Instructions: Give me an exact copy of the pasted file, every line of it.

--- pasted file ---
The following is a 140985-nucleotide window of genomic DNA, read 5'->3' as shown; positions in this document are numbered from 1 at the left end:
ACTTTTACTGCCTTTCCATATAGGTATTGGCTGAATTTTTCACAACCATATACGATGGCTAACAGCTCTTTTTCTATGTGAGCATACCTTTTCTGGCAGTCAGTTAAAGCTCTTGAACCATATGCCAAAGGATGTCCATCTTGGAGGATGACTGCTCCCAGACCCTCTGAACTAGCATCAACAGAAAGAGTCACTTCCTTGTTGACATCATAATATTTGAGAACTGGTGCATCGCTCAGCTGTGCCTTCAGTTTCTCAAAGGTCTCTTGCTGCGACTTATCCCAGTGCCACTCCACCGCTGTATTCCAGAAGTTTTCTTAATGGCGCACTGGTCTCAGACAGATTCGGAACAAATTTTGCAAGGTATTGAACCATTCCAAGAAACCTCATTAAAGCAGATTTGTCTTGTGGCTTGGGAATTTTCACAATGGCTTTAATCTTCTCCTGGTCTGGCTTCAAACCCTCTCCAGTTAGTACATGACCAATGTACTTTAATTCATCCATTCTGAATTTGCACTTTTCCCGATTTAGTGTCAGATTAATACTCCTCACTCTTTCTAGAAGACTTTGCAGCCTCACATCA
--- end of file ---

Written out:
The following is a 140985-nucleotide window of genomic DNA, read 5'->3' as shown; positions in this document are numbered from 1 at the left end:
ACTTTTACTGCCTTTCCATATAGGTATTGGCTGAATTTTTCACAACCATATACGATGGCTAACAGCTCTTTTTCTATGTGAGCATACCTTTTCTGGCAGTCAGTTAAAGCTCTTGAACCATATGCCAAAGGATGTCCATCTTGGAGGATGACTGCTCCCAGACCCTCTGAACTAGCATCAACAGAAAGAGTCACTTCCTTGTTGACATCATAATATTTGAGAACTGGTGCATCGCTCAGCTGTGCCTTCAGTTTCTCAAAGGTCTCTTGCTGCGACTTATCCCAGTGCCACTCCACCGCTGTATTCCAGAAGTTTTCTTAATGGCGCACTGGTCTCAGACAGATTCGGAACAAATTTTGCAAGGTATTGAACCATTCCAAGAAACCTCATTAAAGCAGATTTGTCTTGTGGCTTGGGAATTTTCACAATGGCTTTAATCTTCTCCTGGTCTGGCTTCAAACCCTCTCCAGTTAGTACATGACCAATGTACTTTAATTCATCCATTCTGAATTTGCACTTTTCCCGATTTAGTGTCAGATTAATACTCCTCACTCTTTCTAGAAGACTTTGCAGCCTCACATCA